He also produced (sung by Stephanie Mills) ‘Bit By Bit (Theme From ‘”Fletch”)’ which should have been as big a hit as ‘Ghostbusters’ or ‘Take My Breath Away’, but alas, it was not meant to be.  Probably why as of writing this, Fletch – Music for the Motion Picture Soundtrack has yet to see an official release on any platform outside of its original run on LP and cassette in 1985.  Damn shame.

Video/Audio (2/5)

This is not a sexy looking or sounding Blu-ray.  The film has been transferred from the 2008 HD DVD released without any touch ups.  The tone for the overall image is flat and there is a ton of film grain for the bright, outdoor scenes.  There isn’t much to the 5.1 DTS-HD audio mix either with only a few peeps from the rear speakers here and there.

Special Features (1/5)

Pitiful.  The features here are also a transplant from HD DVD release… and they are in SD!  Making and Remembering Fletch is a terribly unfunny 27 minute reflection piece made by some people you have never heard of.  They eventually segue to questions with some of the film’s lead actors (No Chase or Davis, of course).  The Disguises, is a decent 6 minute interview with makeup artist Ken Chase, and Famous Moments is a 3 minute montage of lines from the film you just watched.  See if you favourite moment made it!… dumb.

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Final Verdict

Fletch is a solid comedy that you should catch if you never have before.  Stream it, record it off of TV, track down the HD DVD, do whatever you have to do to get this movie in you… and I’ll even begrudgingly suggest picking up this Blu-ray too.  It’s not a great print of the film, but it also isn’t a horrible way to enjoy it for $5-$10.  Yeah, Fletch is excellent enough to deserve a proper HD visual and audio boost from a remaster with some extras involving Chevy himself, but it needs to be watched while we wait for that to happen!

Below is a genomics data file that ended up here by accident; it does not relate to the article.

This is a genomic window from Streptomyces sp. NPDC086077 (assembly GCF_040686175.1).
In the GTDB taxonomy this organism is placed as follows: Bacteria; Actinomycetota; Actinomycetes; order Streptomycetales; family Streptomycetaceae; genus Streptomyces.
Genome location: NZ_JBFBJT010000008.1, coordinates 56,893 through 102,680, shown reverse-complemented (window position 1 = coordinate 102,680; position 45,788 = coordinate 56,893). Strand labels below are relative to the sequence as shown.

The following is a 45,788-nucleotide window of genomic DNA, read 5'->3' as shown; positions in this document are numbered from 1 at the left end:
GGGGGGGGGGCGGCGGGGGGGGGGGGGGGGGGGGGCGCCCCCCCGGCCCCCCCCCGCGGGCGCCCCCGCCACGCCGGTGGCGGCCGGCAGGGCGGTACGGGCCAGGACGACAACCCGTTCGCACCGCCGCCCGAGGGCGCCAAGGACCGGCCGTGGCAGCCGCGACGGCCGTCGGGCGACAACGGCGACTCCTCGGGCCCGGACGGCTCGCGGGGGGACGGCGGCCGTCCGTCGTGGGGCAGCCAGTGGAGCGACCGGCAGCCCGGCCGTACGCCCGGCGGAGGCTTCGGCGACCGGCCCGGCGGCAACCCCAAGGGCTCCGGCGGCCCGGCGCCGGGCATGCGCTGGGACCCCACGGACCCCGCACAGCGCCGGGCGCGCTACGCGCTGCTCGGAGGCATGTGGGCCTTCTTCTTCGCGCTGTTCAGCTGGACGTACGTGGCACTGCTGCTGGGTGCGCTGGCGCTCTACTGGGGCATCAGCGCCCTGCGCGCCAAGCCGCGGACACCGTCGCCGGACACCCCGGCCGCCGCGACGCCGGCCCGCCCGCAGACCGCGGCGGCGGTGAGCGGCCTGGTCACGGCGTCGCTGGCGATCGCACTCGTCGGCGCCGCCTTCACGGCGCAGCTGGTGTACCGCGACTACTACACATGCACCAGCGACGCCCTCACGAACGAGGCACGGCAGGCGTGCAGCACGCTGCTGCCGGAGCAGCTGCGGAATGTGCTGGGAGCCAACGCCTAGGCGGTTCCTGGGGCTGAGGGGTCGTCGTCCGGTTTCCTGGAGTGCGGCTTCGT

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Captain America: Civil War – Blu-ray Review

Starring: Chris Evans, Robert Downey Jr., Scarlett Johansson, Sebastian Stan, Anthony Mackie, Don Cheadle, Jeremy Renner, Chadwick Boseman, Paul Bettany, Elizabeth Olsen, Paul Rudd, Emily VanCamp, Tom Holland, Frank Grillo, William Hurt, and Daniel Brühl
Directed by: Anthony Russo, Joe Russo
Film length: 2hr, 28min
Theatrical Release: April 28th, 2016
Blu-ray release:  2016

Full disclosure: Some of the images are not from the Blu-ray.  My copy has a scratch and it is not playing nice with the capture software, so some of these are taken from a file found on the dark web.  Like this one:

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The film (3/5)

A lot going on in this one!  Although it carries the “Captain America” moniker, Captain America: Civil War is a bridge movie for all the continuing plot lines in all of the Marvel Cinematic Universe (MCU).  With already a dozen or so side stories going on, two new to the MCU major characters, Black Panther (Chadwick Boseman) and Spider-Man (Tom Holland) are introduced for the first time, and with them come more side plots.  Yowza!  With every character bringing their back story to the table, this really should have been called MCU: Guess Who’s Coming to the Pot Luck Dinner?